Editor’s Note: New blogger Uma Hemachandran is a Portfolio Associate based in Hyderabad.
The next Indian general elections are due soon, and one crucial battle line in the upcoming election will be the parties’ interest in addressing the bottom of the pyramid.
Recently, opposition leader Lal Krishna Advani of the Bharatiya Janata Party (BJP) declared that “…a whole new world will open up if we stop seeing the poor as victims or as a burden and start recognizing them as resilient and creative entrepreneurs and value conscious consumers.”
(Interestingly, Mr. Advani borrowed his words verbatim from BoP strategist C.K. Prahalad. If that’s not an endorsement of the BoP approach, then I don’t know what is.)
Meanwhile, on the other side of the aisle, P. Chidambaram, the current finance minister of India and a Congress party man, noted that “sections left out, such as farmers, people belonging to the Scheduled Castes and Scheduled Tribes and Backward Classes, minorities and those working in small occupations, must be brought into the mainstream.”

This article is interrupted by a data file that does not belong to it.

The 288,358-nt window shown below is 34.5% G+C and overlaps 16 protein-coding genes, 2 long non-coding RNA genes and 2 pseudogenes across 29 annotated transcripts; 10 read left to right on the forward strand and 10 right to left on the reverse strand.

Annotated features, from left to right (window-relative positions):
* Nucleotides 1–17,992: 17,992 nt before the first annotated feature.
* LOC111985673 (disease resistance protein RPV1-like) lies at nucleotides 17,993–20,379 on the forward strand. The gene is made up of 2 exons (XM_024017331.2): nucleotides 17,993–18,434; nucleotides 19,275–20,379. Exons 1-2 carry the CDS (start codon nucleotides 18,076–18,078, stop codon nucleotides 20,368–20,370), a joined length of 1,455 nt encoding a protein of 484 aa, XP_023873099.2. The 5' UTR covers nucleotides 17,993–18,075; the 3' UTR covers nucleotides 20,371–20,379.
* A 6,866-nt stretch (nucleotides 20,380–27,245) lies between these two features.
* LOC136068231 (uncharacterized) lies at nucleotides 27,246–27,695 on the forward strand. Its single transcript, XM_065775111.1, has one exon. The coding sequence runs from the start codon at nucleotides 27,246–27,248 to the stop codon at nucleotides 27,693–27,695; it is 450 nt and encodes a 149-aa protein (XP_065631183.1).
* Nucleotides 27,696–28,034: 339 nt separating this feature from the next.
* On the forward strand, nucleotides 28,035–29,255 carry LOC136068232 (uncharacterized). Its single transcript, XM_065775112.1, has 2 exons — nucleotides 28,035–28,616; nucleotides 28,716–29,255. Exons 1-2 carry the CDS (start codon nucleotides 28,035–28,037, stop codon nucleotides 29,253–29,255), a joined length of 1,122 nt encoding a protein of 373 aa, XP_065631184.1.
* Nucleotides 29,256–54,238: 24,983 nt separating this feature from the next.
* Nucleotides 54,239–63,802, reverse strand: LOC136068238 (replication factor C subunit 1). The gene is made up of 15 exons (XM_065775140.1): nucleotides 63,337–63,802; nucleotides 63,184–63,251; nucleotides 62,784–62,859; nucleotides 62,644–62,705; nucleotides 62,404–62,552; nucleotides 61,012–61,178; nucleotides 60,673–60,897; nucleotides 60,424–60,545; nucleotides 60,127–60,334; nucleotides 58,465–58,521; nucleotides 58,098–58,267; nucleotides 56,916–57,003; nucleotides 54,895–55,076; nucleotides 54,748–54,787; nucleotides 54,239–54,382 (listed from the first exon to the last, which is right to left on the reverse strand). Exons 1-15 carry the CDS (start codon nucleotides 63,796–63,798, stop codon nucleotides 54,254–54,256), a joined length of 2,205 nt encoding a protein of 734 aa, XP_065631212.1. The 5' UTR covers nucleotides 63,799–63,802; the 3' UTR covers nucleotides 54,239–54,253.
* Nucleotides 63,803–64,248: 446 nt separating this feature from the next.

While Congress and BJP have their own versions of the addressing inclusive growth, the truth is that the bottom of the pyramid will have much to cheer about no matter which party comes to power.
That said, the challenge in India is (as always) the last mile – ensuring that policy benefits actually reaches the intended people. The benefits of privatisation have been around for people to see in telecom and road infrastructure development, and this direction will not be reversed. It will not be a surprise if the government encourages private players to help breach the last mile barrier in many sectors including those areas that Acumen operates in (health, housing, water and energy). The government, irrespective of political affiliations, is likely to encourage partnerships with groups and enterprises who can deliver efficiently to the BoP.
Those of us at Acumen are excited and look forward to a new breed of entrepreneurs – perhaps inspired by politicians – that are addressing the problems of poverty.